- A Financial Crimes Enforcement Network (FinCEN) proposal issued Monday would let U.S. banks share suspicious activity reports (SARs) with their own foreign branches, subsidiaries and affiliates under a pilot program meant to strengthen efforts against illicit finance.
- The pilot program, however, leaves participating banks open to the risk of enforcement action. As a condition of participation, banks would be required to submit quarterly reports to FinCEN, which may reveal internal control deficiencies that the agency could then share with the bank’s regulators.
- FinCEN is accepting comments through March 28, and at least two banking trade groups have signaled their support of the proposed program.
FinCEN guidance from 2010 bars U.S. banks from sharing SARs — or information that would reveal such a report’s existence — with its foreign branches. The agency deems foreign branches as affiliates, which are treated as foreign banks under the Bank Secrecy Act (BSA).
The pilot program, in theory, would make identifying illicit transactions more seamless across the bank and across borders. While FinCEN is conscious of that benefit, it also aims to keep personally identifiable information confidential and secure.
“We expect that the pilot program will provide valuable feedback to FinCEN as longer-term approaches toward SAR sharing with foreign affiliates are considered,” Himamauli Das, FinCEN’s acting director, said in a statement Monday. “We urge stakeholders to provide input to assist us in developing a program that will help combat illicit finance risks and promote enterprise-wide risk management, while ensuring adequate safeguards are in place.”
To participate, banks must submit a written application identifying the institution's point of contact, the foreign entities with which SARs should be shared, how and why they would use the information within a report, and a description of the internal controls the bank uses to prevent unauthorized disclosures of information.
FinCEN also would require participating banks to file quarterly reports detailing the number of SARs shared, a list of entities that received them, any legal and compliance issues the bank encountered, as well as technical difficulties and lessons learned. The agency asks banks to flag enhancements it would recommend making to its own anti-money laundering (AML) and counterterrorism programs.
But therein lies the double-edged sword. FinCEN could forward what banks divulge there to their regulators or to the Justice Department, potentially spurring an investigation or penalty.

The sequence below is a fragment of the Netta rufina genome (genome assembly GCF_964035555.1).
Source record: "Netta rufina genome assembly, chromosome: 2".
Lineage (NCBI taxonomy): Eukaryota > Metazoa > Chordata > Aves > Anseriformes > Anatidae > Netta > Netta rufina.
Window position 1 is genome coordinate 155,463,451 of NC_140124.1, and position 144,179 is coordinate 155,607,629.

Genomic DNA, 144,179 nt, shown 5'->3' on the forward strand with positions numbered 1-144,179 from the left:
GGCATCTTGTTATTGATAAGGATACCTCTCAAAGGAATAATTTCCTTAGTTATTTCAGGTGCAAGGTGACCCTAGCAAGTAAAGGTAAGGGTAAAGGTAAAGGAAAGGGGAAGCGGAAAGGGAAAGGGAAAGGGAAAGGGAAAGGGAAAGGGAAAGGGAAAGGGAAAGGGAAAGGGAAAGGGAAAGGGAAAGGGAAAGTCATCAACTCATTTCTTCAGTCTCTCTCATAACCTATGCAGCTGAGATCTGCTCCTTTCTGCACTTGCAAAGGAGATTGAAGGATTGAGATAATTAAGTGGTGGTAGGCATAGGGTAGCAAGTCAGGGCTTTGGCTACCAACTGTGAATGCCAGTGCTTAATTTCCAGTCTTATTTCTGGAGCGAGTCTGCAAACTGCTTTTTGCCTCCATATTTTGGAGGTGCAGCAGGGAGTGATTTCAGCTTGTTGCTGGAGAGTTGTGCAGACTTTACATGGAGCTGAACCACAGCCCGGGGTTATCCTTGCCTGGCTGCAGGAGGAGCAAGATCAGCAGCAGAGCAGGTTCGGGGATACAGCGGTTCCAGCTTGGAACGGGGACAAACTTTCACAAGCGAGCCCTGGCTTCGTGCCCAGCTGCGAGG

FinCEN estimates about 100 banks will participate in the program, according to The Wall Street Journal. However, Nikhil Gore, a partner at Covington & Burling, told American Banker the lack of a safe harbor “may drive down participation in the program.”
The pilot would run through Jan. 1, 2024 — three years from the date the Anti-Money Laundering Act was put into effect. The Treasury secretary, who oversees FinCEN, could extend the program another two years after submitting a report to the Senate Banking Committee and the House Financial Services Committee, detailing the activity the program identified its importance to U.S. national interests and a projected budget.
The program would prohibit banks from sharing SARs with affiliates in Russia, China or any area deemed a state sponsor of terrorism.
Banking trade groups such as the Bank Policy Institute (BPI) and the American Bankers Association (ABA) indicated Monday they saw potential in the program’s aim to curb illicit finance.
“Banks serve on the front lines in the effort to combat money laundering, and BPI has long supported additional information sharing given the borderless nature of these crimes,” Angelena Bradfield, the organization’s senior vice president for AML/BSA sanctions and privacy, said in a statement.
The ABA was a tick more measured. “Although important steps must be taken to maintain SAR confidentiality, we believe the program will make it easier and more efficient to fight fraud and illicit finance while allowing banks to better manage enterprise-wide risk,” the organization said Monday.
In particular, FinCEN is looking for feedback regarding the program’s costs and burdens to banks, its benefits and technical challenges, as well as any hurdles banks find in keeping data private. Additionally, the agency wants to know how well it is balancing the need for data security amid the improved flow of information, and seeks comments on any other metrics that should be included in the mandatory quarterly reports.